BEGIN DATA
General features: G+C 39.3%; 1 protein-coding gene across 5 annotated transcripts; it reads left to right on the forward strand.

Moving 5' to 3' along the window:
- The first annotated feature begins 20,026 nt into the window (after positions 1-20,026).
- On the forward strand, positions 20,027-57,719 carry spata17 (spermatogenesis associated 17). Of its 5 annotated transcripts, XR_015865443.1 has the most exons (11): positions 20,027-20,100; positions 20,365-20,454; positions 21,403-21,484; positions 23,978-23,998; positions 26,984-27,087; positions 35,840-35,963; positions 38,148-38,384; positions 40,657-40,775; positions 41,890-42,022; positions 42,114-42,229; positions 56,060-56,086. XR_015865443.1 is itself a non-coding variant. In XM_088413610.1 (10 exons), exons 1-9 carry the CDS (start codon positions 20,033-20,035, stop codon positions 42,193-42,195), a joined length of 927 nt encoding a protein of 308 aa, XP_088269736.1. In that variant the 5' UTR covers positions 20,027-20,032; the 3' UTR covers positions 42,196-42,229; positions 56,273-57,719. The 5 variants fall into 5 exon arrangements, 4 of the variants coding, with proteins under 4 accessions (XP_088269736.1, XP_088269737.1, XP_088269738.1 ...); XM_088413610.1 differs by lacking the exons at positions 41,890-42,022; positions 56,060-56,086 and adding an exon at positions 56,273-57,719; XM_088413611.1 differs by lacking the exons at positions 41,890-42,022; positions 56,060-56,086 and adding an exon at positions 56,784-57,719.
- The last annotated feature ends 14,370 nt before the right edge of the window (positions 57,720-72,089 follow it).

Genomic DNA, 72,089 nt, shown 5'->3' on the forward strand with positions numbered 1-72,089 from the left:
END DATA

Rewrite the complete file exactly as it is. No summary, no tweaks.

General features: G+C 39.3%; 1 protein-coding gene across 5 annotated transcripts; it reads left to right on the forward strand.

Moving 5' to 3' along the window:
- The first annotated feature begins 20,026 nt into the window (after positions 1-20,026).
- On the forward strand, positions 20,027-57,719 carry spata17 (spermatogenesis associated 17). Of its 5 annotated transcripts, XR_015865443.1 has the most exons (11): positions 20,027-20,100; positions 20,365-20,454; positions 21,403-21,484; positions 23,978-23,998; positions 26,984-27,087; positions 35,840-35,963; positions 38,148-38,384; positions 40,657-40,775; positions 41,890-42,022; positions 42,114-42,229; positions 56,060-56,086. XR_015865443.1 is itself a non-coding variant. In XM_088413610.1 (10 exons), exons 1-9 carry the CDS (start codon positions 20,033-20,035, stop codon positions 42,193-42,195), a joined length of 927 nt encoding a protein of 308 aa, XP_088269736.1. In that variant the 5' UTR covers positions 20,027-20,032; the 3' UTR covers positions 42,196-42,229; positions 56,273-57,719. The 5 variants fall into 5 exon arrangements, 4 of the variants coding, with proteins under 4 accessions (XP_088269736.1, XP_088269737.1, XP_088269738.1 ...); XM_088413610.1 differs by lacking the exons at positions 41,890-42,022; positions 56,060-56,086 and adding an exon at positions 56,273-57,719; XM_088413611.1 differs by lacking the exons at positions 41,890-42,022; positions 56,060-56,086 and adding an exon at positions 56,784-57,719.
- The last annotated feature ends 14,370 nt before the right edge of the window (positions 57,720-72,089 follow it).

Genomic DNA, 72,089 nt, shown 5'->3' on the forward strand with positions numbered 1-72,089 from the left: